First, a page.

This year, my fifty-seventh, marks the first time in my life that I have publicly celebrated all the great days of the church calendar surrounding Easter. These have included Holy (or Maundy) Thursday, Good Friday, Holy Saturday (or the Easter Vigil) and Easter Sunday. Then there were the Sundays of Easter and the special celebration on Thursday of this week of Ascension Day. Finally, today (May 28), we celebrated the last (or seventh) Sunday of Easter which took us to the amazing events of Act 1:12-26. Next Sunday (June 4) will be Pentecost Day, a time of great celebration.

I can’t even begin to relate the significance of these celebrations in my life over these many weeks. I feel as if the realities of my salvation were brought home to me in a fresh and powerful way that I have never known in the gathering of the church. I can now see, more plainly than ever, why the church has celebrated these events during a special season of the year for well over nineteen hundred years (at least in some cases).

I grew up, and was initially ordained to the ministry, in an evangelical tradition that generally disdained such celebrations, often referring to them as too formal and as “dead liturgy.” I can assure you that such liturgy is not dead. Some of the people who participate in such gatherings may well be spiritually dead but this is definitely not because of such celebrations.

I do find it both ironic and terribly sad that evangelicals reject tradition of this sort but then replace it with contemporary human traditions rooted more in modern culture than in anything remotely connected to the doing, dying and rising of Jesus. I applaud the evangelical’s passion to reach the lost but I am increasingly wary of the a-historical explanations offered for what evangelicals think is important. It reminds me of the insight of the recently deceased Jarsolav Pelikan: “Tradition is the living faith of the dead and traditionalism is the dead faith of the living.” I do not believe that you can demonstrate that a Christian is required to celebrate these holy days in the church community but I would ask, “What evidence do you have for celebrating something else, especially when that something else is rooted in marketing and human pleasures that are driven more by modern popular culture than by the Bible?”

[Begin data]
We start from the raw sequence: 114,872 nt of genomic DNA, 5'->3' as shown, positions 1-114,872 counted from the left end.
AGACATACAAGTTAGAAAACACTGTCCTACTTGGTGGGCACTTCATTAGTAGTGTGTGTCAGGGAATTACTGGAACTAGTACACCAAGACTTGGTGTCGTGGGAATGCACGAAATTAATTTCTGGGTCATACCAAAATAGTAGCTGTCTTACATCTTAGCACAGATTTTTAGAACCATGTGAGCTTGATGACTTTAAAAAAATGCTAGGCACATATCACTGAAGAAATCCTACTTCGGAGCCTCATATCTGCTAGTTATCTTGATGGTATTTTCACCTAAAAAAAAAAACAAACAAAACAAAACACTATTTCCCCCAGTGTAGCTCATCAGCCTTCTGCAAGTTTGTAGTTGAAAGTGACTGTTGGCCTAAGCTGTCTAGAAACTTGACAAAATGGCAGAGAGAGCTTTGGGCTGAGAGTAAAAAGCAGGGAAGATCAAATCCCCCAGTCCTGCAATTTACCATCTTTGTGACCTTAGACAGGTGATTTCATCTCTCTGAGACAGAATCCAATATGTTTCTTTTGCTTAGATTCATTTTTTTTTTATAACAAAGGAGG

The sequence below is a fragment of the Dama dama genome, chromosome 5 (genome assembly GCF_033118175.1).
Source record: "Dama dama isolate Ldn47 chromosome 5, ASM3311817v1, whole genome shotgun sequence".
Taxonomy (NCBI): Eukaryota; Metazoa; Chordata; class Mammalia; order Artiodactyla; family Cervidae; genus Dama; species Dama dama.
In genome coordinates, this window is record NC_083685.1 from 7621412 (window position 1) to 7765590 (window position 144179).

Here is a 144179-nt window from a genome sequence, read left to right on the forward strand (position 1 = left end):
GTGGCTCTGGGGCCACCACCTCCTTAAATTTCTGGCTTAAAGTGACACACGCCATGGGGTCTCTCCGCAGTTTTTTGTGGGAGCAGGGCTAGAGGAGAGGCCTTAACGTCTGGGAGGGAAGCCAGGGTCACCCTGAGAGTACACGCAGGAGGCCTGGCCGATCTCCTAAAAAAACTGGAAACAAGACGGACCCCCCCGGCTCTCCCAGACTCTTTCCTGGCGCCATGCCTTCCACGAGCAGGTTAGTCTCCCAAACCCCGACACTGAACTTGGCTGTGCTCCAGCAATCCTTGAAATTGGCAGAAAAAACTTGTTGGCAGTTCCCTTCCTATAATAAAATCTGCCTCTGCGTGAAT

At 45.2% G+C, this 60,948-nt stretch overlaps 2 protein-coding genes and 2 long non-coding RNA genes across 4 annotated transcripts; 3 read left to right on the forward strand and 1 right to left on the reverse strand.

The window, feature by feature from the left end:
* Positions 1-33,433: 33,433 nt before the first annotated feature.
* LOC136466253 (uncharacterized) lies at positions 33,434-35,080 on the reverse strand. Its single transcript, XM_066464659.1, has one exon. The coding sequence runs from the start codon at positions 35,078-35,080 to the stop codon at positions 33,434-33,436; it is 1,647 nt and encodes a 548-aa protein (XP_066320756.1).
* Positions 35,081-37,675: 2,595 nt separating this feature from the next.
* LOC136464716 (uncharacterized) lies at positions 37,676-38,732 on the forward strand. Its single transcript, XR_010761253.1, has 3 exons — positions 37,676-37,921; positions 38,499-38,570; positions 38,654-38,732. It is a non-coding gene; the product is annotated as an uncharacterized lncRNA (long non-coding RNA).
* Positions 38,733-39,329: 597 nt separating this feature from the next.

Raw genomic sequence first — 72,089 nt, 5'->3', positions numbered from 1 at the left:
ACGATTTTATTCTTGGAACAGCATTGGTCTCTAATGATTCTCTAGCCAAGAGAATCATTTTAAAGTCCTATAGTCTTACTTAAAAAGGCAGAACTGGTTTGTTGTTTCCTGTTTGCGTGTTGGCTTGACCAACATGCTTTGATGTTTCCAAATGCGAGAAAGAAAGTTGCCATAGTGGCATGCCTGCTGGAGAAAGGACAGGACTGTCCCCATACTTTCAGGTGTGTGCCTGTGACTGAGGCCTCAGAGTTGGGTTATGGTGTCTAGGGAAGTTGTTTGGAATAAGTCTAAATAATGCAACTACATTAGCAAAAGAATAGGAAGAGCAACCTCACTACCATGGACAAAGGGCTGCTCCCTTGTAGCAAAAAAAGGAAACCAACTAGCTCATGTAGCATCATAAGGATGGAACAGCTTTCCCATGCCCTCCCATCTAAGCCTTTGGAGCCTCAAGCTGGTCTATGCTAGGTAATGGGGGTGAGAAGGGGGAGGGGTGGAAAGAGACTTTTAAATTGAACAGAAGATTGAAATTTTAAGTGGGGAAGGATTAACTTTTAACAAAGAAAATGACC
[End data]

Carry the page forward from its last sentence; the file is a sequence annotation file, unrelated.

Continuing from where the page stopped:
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  1. Dave Dryer May 29, 2006 at 9:08 am

    It is rather amazing that we evangelicals will preach special sermons for the Hallmark Holidays — Mothers Day and Fathers Day, and the national holidays — Memorial Day, Labor Day, and July 4th (and sometimes have a July 4th musical!) but than criticize the “liberal” churches that celebrate Pentecost and Maundy Thursday. On one hand we’ve responded without really thinking (Hallmark and national) and on the other hand we’ve responded with warped thinking. Check out the Old Testament — our God likes to celebrate His holidays. The New Testament church needs to celebrate His as well. Thanks Joh.

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